The fleet will be maintained by CFS through its nationwide network of service centres.

Lawrence Todd, Director of CFS, commented: “We are delighted to have won this contract to supply Hermes with a complete package from design and build through to finance and ongoing fleet management.”

Martin Colloff, Head of Client and Network Distribution at Hermes, said: “Working with Cartwright enables us to receive an end-to-end managed solution for our fleet, which is efficient and helps us to manage our vehicles through one dedicated point of contact. We deliver more than 330 million parcels each year to customers across the UK and Cartwright’s support enables us to continually improve and exceed our standards.”

New Ford trailer fleet to raise awareness for mental health campaign

13 February 2019

Ford is adding 10 liveried trailers to its UK transport operations fleet to mark this year’s ‘Time to Talk’ day.

The trailers each feature the message: “Don’t let mental health be the elephant in the room”. The trailers will travel thousands of miles a year, acting as mobile billboards to raise awareness of the Time to Change campaign, which aims to end mental health discrimination.

Last year, Ford partnered with Time to Change, producing a national awareness film called Elephant in the Transit, promoting the front seat of a vehicle as a safe space to talk after research, conducted by Ford, found that over two-thirds (67 per cent) of people said they were more comfortable talking about personal concerns when in a vehicle.

“One in four of us go through mental health issues at some point in our lives, so it really affects everyone, be it through personal experience or through people we know,” said Ford of Britain managing director, Andy Barratt. “As the market-leading van brand in the UK, Ford is an important part of society and we want to use that relationship to reach as many people as possible and encourage them to talk about mental health.”

“We’re delighted that Ford continues to be committed to improving attitudes towards mental health,” said Director of Time to Change, Jo Loughran. “We’ve come a long way in recent years but still, too many people with mental health problems are made to feel isolated, worthless and ashamed. Time to Talk Day is an opportunity to break down barriers and have real and meaningful conversations about mental health – however you do it. As Ford’s public awareness film highlights, talking about mental health doesn’t have to be the elephant in the room.”

Fully electric DAF refrigerated truck enters service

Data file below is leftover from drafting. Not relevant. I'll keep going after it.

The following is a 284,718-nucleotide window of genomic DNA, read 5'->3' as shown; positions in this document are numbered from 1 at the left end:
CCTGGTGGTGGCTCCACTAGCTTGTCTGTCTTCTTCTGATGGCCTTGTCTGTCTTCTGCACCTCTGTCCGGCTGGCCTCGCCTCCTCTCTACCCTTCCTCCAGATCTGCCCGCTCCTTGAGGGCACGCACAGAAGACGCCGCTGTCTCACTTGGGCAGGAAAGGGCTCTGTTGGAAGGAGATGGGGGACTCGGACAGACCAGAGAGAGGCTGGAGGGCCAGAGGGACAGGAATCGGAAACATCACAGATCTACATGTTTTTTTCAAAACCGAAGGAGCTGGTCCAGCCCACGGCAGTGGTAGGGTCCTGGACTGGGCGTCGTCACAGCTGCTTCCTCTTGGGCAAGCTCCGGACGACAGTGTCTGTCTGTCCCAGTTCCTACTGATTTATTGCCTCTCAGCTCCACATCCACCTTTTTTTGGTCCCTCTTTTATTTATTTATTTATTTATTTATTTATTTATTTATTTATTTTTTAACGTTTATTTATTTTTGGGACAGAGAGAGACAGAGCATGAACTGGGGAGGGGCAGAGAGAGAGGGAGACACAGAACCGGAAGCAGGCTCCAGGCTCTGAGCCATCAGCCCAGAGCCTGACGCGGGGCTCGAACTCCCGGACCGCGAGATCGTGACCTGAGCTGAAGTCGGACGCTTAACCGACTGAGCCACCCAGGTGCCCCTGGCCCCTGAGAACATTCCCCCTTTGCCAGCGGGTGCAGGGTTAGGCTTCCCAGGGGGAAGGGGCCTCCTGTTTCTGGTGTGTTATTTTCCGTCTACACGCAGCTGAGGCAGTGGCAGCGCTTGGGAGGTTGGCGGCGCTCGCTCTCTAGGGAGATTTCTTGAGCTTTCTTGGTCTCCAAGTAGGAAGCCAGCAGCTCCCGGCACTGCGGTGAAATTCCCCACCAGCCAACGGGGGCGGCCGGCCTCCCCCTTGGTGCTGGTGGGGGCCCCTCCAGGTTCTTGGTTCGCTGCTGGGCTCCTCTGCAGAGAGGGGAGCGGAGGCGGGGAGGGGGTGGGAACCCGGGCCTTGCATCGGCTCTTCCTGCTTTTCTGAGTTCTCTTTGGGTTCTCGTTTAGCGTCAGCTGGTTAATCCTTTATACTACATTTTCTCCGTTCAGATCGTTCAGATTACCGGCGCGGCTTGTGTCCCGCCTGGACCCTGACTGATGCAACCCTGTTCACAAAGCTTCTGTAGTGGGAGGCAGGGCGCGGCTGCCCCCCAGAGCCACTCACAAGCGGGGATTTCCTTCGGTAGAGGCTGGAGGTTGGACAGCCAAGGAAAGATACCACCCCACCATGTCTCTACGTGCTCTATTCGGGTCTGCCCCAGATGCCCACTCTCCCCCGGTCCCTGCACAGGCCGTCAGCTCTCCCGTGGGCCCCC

13 February 2019

The first pure EV truck with a fully electric refrigerated trailer has gone into service in the Netherlands.

DAF Trucks has delivered a CF Electric truck to Tinie Manders Transport to trial the viability of the technology. Tinie Manders Transport volunteered to participate in the testing phase of this development project, where they will combine the fully electric truck with a fully electric refrigerated trailer. This combination made them eligible for the region’s subsidy for sustainable transport.

Jos Habets, DAF Operations Director, said: “It is clear that the transport sector is on the cusp of a major transformation.

“The electric truck is set to become the norm in more and more urban areas in future.

“I am extremely proud that we are now in a position to broaden our experience with electric trucks in collaboration with Tinie Manders Transport.

“The data that we collect about both the technology and the operational deployment will feed into the specifications for the final production models, thus ensuring that they fit seamlessly with the requirements of the market.”

Eveline Manders, of Tinie Manders Transport, said: “We are very proud to be one of the first to drive this pioneering DAF.

“We have been involved in its development from the outset and we are, of course, curious to see the results in practice.”

New van market grows 8.6% in January

05 February 2019

  • New light commercial vehicle (LCV) market posts 8.6% increase in first month of the year.
  • Double-digit increases in demand for small vans and pickups, up 31.7% and 13.4% respectively.
  • New models and deals help January bounce-back following weak December.

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The new light commercial vehicle (LCV) market grew 8.6% in January, according to the latest figures released today by the Society of Motor Manufacturers and Traders (SMMT). More than 22,000 new vans and pick-ups joined UK roads in the first month of the year, an uplift of 1,761 compared with January 2018.

All segments saw growth in the month, except medium vans weighing 2.0-2.5 tonnes, where demand fell
-3.9%. Car-derived vans weighing less than 2.0 tonnes and pickups both saw double-digit increases, by 31.7% and 13.4%, boosted by new model introductions and sales campaigns. Demand also grew for large vans weighing 2.5-3.5 tonnes, increasing by 7.1%, to 13,268 vehicles.

Mike Hawes, SMMT Chief Executive, said,

January’s positive performance follows a mixed 2018, which finished on a particularly poor December, so some bounce-back was to be expected. Further fluctuations in demand are predicted over the coming months as the UK’s post-Brexit future remains uncertain. Operators need stability to invest and renew their fleets, which now depends on government providing the right conditions starting with removing the threat of ‘no-deal’.

Dennis Eagle provides dual-purpose solution for Doncaster

06 February 2019

A Dennis Eagle Elite 6 chassis is proving itself as a multi-purpose solution for Doncaster Borough Council, by operating as a construction vehicle during the daytime and in warmer weather, but by doubling up as a gritting wagon on winter evenings.

The British-built vehicle is equipped with a demountable tipper body and a crane, while an Econ QCB system enables a range of attachments to be fitted, including a snow plough and a six cubic metre gritting unit.

The truck has a Volvo engine and air suspension on both the front and drive axles, which can be raised at speeds of up to 10mph for an easier approach to off-road sites.

Charlie Everitt, Sales Support Engineer for Dennis Eagle, said: “It was an exciting new project for Dennis Eagle – it’s the first time we’ve fitted a gritter, snow plough or demountable body to an Elite 6 chassis.”

Doncaster Council’s highways operations manager Gary Willmot added: “We have been proud to be able to work together and create this vehicle, and hope it will benefit other service providers in the future.”